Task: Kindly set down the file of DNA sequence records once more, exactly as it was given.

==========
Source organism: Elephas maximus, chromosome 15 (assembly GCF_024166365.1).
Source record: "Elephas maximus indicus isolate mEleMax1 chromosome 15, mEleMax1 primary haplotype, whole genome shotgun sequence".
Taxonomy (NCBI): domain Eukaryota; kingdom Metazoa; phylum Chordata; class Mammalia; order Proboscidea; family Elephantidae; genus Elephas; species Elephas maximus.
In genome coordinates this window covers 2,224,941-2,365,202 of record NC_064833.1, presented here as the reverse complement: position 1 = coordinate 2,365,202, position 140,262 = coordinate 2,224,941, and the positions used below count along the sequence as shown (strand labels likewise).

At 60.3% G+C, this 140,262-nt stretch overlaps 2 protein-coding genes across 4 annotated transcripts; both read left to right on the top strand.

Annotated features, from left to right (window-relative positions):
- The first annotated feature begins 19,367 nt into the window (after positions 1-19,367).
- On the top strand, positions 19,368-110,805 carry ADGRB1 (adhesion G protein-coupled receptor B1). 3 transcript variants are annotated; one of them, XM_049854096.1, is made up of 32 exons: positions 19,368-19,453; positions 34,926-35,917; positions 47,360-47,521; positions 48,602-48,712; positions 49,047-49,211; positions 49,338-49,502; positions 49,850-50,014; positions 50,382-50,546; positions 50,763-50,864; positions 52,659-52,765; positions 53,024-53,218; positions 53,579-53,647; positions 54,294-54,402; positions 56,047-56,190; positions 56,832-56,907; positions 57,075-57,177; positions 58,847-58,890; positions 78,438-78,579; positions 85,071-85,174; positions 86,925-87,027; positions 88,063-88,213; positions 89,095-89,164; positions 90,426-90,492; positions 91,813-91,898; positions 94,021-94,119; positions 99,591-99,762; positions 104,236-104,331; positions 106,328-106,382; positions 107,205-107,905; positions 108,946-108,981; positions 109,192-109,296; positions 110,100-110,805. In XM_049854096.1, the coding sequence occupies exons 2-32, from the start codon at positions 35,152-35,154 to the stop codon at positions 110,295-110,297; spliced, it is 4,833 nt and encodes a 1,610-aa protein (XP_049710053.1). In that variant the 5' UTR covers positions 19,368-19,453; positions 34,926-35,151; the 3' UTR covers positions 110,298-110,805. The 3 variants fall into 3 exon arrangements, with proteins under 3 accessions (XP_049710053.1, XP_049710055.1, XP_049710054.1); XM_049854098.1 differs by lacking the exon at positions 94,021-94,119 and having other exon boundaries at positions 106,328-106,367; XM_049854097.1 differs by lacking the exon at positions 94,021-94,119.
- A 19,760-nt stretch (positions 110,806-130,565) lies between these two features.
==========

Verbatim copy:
Source organism: Elephas maximus, chromosome 15 (assembly GCF_024166365.1).
Source record: "Elephas maximus indicus isolate mEleMax1 chromosome 15, mEleMax1 primary haplotype, whole genome shotgun sequence".
Taxonomy (NCBI): domain Eukaryota; kingdom Metazoa; phylum Chordata; class Mammalia; order Proboscidea; family Elephantidae; genus Elephas; species Elephas maximus.
In genome coordinates this window covers 2,224,941-2,365,202 of record NC_064833.1, presented here as the reverse complement: position 1 = coordinate 2,365,202, position 140,262 = coordinate 2,224,941, and the positions used below count along the sequence as shown (strand labels likewise).

At 60.3% G+C, this 140,262-nt stretch overlaps 2 protein-coding genes across 4 annotated transcripts; both read left to right on the top strand.

Annotated features, from left to right (window-relative positions):
- The first annotated feature begins 19,367 nt into the window (after positions 1-19,367).
- On the top strand, positions 19,368-110,805 carry ADGRB1 (adhesion G protein-coupled receptor B1). 3 transcript variants are annotated; one of them, XM_049854096.1, is made up of 32 exons: positions 19,368-19,453; positions 34,926-35,917; positions 47,360-47,521; positions 48,602-48,712; positions 49,047-49,211; positions 49,338-49,502; positions 49,850-50,014; positions 50,382-50,546; positions 50,763-50,864; positions 52,659-52,765; positions 53,024-53,218; positions 53,579-53,647; positions 54,294-54,402; positions 56,047-56,190; positions 56,832-56,907; positions 57,075-57,177; positions 58,847-58,890; positions 78,438-78,579; positions 85,071-85,174; positions 86,925-87,027; positions 88,063-88,213; positions 89,095-89,164; positions 90,426-90,492; positions 91,813-91,898; positions 94,021-94,119; positions 99,591-99,762; positions 104,236-104,331; positions 106,328-106,382; positions 107,205-107,905; positions 108,946-108,981; positions 109,192-109,296; positions 110,100-110,805. In XM_049854096.1, the coding sequence occupies exons 2-32, from the start codon at positions 35,152-35,154 to the stop codon at positions 110,295-110,297; spliced, it is 4,833 nt and encodes a 1,610-aa protein (XP_049710053.1). In that variant the 5' UTR covers positions 19,368-19,453; positions 34,926-35,151; the 3' UTR covers positions 110,298-110,805. The 3 variants fall into 3 exon arrangements, with proteins under 3 accessions (XP_049710053.1, XP_049710055.1, XP_049710054.1); XM_049854098.1 differs by lacking the exon at positions 94,021-94,119 and having other exon boundaries at positions 106,328-106,367; XM_049854097.1 differs by lacking the exon at positions 94,021-94,119.
- A 19,760-nt stretch (positions 110,806-130,565) lies between these two features.